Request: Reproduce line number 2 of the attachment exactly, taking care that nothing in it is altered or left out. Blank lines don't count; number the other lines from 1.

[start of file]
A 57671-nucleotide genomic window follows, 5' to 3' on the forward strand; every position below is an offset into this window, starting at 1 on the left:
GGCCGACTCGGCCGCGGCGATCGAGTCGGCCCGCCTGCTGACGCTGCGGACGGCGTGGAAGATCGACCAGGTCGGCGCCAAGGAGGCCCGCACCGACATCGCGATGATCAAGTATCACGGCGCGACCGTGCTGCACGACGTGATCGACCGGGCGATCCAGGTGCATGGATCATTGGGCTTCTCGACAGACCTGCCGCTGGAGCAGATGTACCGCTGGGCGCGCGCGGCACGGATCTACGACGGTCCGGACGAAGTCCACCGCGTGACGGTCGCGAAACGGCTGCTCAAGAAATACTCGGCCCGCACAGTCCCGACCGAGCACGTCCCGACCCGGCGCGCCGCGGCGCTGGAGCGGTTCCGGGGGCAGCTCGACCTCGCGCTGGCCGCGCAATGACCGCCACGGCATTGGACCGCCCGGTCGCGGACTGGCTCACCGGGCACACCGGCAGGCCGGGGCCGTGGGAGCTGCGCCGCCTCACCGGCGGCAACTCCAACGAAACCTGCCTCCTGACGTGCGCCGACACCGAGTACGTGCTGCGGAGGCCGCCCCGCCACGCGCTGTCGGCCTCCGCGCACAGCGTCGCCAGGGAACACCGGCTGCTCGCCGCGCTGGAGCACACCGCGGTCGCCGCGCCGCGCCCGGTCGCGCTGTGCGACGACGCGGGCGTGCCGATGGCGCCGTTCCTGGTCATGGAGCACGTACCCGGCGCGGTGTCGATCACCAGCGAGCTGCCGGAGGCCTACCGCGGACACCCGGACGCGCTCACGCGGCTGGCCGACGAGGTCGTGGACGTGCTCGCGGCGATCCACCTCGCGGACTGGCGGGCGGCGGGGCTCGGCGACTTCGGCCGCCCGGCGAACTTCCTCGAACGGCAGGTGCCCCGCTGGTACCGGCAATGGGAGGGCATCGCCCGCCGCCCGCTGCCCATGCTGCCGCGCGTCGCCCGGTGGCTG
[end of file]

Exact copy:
GGCCGACTCGGCCGCGGCGATCGAGTCGGCCCGCCTGCTGACGCTGCGGACGGCGTGGAAGATCGACCAGGTCGGCGCCAAGGAGGCCCGCACCGACATCGCGATGATCAAGTATCACGGCGCGACCGTGCTGCACGACGTGATCGACCGGGCGATCCAGGTGCATGGATCATTGGGCTTCTCGACAGACCTGCCGCTGGAGCAGATGTACCGCTGGGCGCGCGCGGCACGGATCTACGACGGTCCGGACGAAGTCCACCGCGTGACGGTCGCGAAACGGCTGCTCAAGAAATACTCGGCCCGCACAGTCCCGACCGAGCACGTCCCGACCCGGCGCGCCGCGGCGCTGGAGCGGTTCCGGGGGCAGCTCGACCTCGCGCTGGCCGCGCAATGACCGCCACGGCATTGGACCGCCCGGTCGCGGACTGGCTCACCGGGCACACCGGCAGGCCGGGGCCGTGGGAGCTGCGCCGCCTCACCGGCGGCAACTCCAACGAAACCTGCCTCCTGACGTGCGCCGACACCGAGTACGTGCTGCGGAGGCCGCCCCGCCACGCGCTGTCGGCCTCCGCGCACAGCGTCGCCAGGGAACACCGGCTGCTCGCCGCGCTGGAGCACACCGCGGTCGCCGCGCCGCGCCCGGTCGCGCTGTGCGACGACGCGGGCGTGCCGATGGCGCCGTTCCTGGTCATGGAGCACGTACCCGGCGCGGTGTCGATCACCAGCGAGCTGCCGGAGGCCTACCGCGGACACCCGGACGCGCTCACGCGGCTGGCCGACGAGGTCGTGGACGTGCTCGCGGCGATCCACCTCGCGGACTGGCGGGCGGCGGGGCTCGGCGACTTCGGCCGCCCGGCGAACTTCCTCGAACGGCAGGTGCCCCGCTGGTACCGGCAATGGGAGGGCATCGCCCGCCGCCCGCTGCCCATGCTGCCGCGCGTCGCCCGGTGGCTG